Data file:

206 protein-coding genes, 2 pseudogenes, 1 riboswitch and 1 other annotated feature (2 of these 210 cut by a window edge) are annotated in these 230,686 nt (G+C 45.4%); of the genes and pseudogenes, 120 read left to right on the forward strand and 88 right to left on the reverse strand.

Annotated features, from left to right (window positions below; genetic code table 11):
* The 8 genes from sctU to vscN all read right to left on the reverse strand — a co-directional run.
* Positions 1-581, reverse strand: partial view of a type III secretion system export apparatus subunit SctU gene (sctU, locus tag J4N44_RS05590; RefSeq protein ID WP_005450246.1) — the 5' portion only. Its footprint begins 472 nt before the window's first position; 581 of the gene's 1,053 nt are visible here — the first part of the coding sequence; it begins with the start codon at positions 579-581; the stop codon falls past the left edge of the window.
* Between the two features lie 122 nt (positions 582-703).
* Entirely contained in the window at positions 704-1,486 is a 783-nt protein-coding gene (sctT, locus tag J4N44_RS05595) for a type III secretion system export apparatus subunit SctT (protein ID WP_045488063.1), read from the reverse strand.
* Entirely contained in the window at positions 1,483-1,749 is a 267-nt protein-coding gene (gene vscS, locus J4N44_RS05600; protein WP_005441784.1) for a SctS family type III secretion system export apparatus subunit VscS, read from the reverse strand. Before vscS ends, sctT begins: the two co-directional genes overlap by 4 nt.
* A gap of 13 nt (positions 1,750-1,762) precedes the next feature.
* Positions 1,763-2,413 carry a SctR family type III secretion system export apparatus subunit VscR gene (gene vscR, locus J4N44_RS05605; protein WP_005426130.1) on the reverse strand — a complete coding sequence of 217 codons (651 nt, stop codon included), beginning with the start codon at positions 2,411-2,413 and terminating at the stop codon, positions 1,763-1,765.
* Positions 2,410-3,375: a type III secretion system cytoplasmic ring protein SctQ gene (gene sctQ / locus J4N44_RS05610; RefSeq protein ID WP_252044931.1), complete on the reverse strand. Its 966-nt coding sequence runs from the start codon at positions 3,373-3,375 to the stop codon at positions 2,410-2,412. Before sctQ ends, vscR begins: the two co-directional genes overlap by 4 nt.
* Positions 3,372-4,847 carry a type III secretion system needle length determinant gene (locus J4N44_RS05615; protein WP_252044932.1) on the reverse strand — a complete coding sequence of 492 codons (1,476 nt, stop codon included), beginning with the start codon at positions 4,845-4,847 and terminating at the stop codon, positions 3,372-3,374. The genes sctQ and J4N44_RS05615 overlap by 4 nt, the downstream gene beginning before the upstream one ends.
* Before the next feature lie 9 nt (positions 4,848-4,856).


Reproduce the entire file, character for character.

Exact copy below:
206 protein-coding genes, 2 pseudogenes, 1 riboswitch and 1 other annotated feature (2 of these 210 cut by a window edge) are annotated in these 230,686 nt (G+C 45.4%); of the genes and pseudogenes, 120 read left to right on the forward strand and 88 right to left on the reverse strand.

Annotated features, from left to right (window positions below; genetic code table 11):
* The 8 genes from sctU to vscN all read right to left on the reverse strand — a co-directional run.
* Positions 1-581, reverse strand: partial view of a type III secretion system export apparatus subunit SctU gene (sctU, locus tag J4N44_RS05590; RefSeq protein ID WP_005450246.1) — the 5' portion only. Its footprint begins 472 nt before the window's first position; 581 of the gene's 1,053 nt are visible here — the first part of the coding sequence; it begins with the start codon at positions 579-581; the stop codon falls past the left edge of the window.
* Between the two features lie 122 nt (positions 582-703).
* Entirely contained in the window at positions 704-1,486 is a 783-nt protein-coding gene (sctT, locus tag J4N44_RS05595) for a type III secretion system export apparatus subunit SctT (protein ID WP_045488063.1), read from the reverse strand.
* Entirely contained in the window at positions 1,483-1,749 is a 267-nt protein-coding gene (gene vscS, locus J4N44_RS05600; protein WP_005441784.1) for a SctS family type III secretion system export apparatus subunit VscS, read from the reverse strand. Before vscS ends, sctT begins: the two co-directional genes overlap by 4 nt.
* A gap of 13 nt (positions 1,750-1,762) precedes the next feature.
* Positions 1,763-2,413 carry a SctR family type III secretion system export apparatus subunit VscR gene (gene vscR, locus J4N44_RS05605; protein WP_005426130.1) on the reverse strand — a complete coding sequence of 217 codons (651 nt, stop codon included), beginning with the start codon at positions 2,411-2,413 and terminating at the stop codon, positions 1,763-1,765.
* Positions 2,410-3,375: a type III secretion system cytoplasmic ring protein SctQ gene (gene sctQ / locus J4N44_RS05610; RefSeq protein ID WP_252044931.1), complete on the reverse strand. Its 966-nt coding sequence runs from the start codon at positions 3,373-3,375 to the stop codon at positions 2,410-2,412. Before sctQ ends, vscR begins: the two co-directional genes overlap by 4 nt.
* Positions 3,372-4,847 carry a type III secretion system needle length determinant gene (locus J4N44_RS05615; protein WP_252044932.1) on the reverse strand — a complete coding sequence of 492 codons (1,476 nt, stop codon included), beginning with the start codon at positions 4,845-4,847 and terminating at the stop codon, positions 3,372-3,374. The genes sctQ and J4N44_RS05615 overlap by 4 nt, the downstream gene beginning before the upstream one ends.
* Before the next feature lie 9 nt (positions 4,848-4,856).